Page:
After more than two weeks, orca drops body of her dead calf


A grieving mother orca has finally let her dead calf go, ending her "tour of grief".

Researchers say an endangered killer whale that drew global attention as she carried her dead calf on her head for more than two weeks is finally back to feeding and frolicking with her pod.

The Center for Whale Research says the killer whale, known as J35, was spotted without her baby while she "vigorously chased a school of salmon" for about a kilometre over the weekend.

The mother whale named Tahlequah, or J35, had given birth to a baby southern resident killer whale on July 24, near Victoria, British Columbia in Canada.

"Her tour of grief is now over and her behavior is remarkably frisky".

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The mother whale - known as J35 - has captivated the world's attention in the past few days. "Telephoto digital images taken from shore show that this mother whale appears to be in good physical condition", says the Centre for Whale Research.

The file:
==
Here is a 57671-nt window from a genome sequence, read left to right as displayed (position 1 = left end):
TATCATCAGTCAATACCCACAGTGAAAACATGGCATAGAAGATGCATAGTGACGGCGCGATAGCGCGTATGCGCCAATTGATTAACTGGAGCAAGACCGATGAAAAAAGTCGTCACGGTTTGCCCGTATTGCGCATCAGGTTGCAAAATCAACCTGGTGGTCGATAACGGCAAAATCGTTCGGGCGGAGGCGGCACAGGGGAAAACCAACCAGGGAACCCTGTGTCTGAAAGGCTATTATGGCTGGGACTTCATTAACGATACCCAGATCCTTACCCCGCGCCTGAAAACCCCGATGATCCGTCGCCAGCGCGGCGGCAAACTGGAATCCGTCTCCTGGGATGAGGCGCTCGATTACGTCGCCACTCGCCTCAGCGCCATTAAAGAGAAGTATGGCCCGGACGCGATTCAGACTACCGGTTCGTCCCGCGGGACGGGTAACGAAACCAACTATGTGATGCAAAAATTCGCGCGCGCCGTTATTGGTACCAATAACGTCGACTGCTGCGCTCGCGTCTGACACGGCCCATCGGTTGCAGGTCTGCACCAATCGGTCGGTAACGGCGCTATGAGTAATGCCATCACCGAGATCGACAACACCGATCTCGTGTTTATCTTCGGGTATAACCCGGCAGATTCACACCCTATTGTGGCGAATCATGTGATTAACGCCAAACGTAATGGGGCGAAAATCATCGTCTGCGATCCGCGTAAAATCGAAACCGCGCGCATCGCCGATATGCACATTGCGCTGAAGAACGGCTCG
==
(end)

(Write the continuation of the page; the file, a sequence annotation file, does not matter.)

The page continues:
"There had been reports from brief sightings by whale-watchers two days ago that J35 (Tahlequah) was not pushing the calf carcass in Georgia Strait near Vancouver", researchers said.

"The carcass has probably sunk to the bottom of these inland marine waters of the Salish Sea [between Canada and the US], and researchers may not get a chance to examine it for necropsy (autopsy of an animal)".

Both Canada and the U.S. list the Southern Resident killer whale as endangered.